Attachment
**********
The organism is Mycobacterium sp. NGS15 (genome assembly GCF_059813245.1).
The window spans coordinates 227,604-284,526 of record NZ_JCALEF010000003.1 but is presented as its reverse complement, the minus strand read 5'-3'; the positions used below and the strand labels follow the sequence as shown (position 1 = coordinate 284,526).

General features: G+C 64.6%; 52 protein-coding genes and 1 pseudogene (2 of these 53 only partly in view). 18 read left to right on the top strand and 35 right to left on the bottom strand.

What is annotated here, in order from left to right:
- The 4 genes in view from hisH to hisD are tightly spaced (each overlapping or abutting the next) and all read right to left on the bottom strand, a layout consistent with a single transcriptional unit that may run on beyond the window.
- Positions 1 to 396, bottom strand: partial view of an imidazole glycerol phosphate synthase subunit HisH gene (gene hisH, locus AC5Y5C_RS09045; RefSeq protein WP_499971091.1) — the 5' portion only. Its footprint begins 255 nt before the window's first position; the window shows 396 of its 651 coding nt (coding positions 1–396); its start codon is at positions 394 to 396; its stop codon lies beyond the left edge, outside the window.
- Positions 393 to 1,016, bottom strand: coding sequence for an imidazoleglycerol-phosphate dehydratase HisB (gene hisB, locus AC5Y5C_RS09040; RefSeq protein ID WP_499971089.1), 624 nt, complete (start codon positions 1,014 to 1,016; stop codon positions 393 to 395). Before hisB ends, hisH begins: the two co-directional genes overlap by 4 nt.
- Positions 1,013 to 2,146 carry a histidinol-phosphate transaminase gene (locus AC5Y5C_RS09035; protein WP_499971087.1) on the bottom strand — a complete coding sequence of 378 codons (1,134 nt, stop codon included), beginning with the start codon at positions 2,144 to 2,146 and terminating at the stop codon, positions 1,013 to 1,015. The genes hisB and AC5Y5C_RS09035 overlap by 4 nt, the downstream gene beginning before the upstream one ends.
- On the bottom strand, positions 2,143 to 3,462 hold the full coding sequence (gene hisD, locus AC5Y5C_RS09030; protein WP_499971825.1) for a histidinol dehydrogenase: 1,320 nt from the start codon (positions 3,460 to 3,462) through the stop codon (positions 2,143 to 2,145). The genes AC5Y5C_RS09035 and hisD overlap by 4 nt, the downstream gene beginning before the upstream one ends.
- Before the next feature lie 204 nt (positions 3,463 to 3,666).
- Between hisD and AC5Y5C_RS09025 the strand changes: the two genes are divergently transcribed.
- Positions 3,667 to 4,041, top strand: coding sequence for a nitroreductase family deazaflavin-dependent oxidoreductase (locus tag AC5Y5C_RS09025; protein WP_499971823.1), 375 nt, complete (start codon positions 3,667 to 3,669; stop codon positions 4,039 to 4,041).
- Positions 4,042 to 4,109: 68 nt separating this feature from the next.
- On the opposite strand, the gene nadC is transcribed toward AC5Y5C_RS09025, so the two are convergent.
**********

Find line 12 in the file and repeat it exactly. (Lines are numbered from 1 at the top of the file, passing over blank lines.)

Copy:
- Positions 3,667 to 4,041, top strand: coding sequence for a nitroreductase family deazaflavin-dependent oxidoreductase (locus tag AC5Y5C_RS09025; protein WP_499971823.1), 375 nt, complete (start codon positions 3,667 to 3,669; stop codon positions 4,039 to 4,041).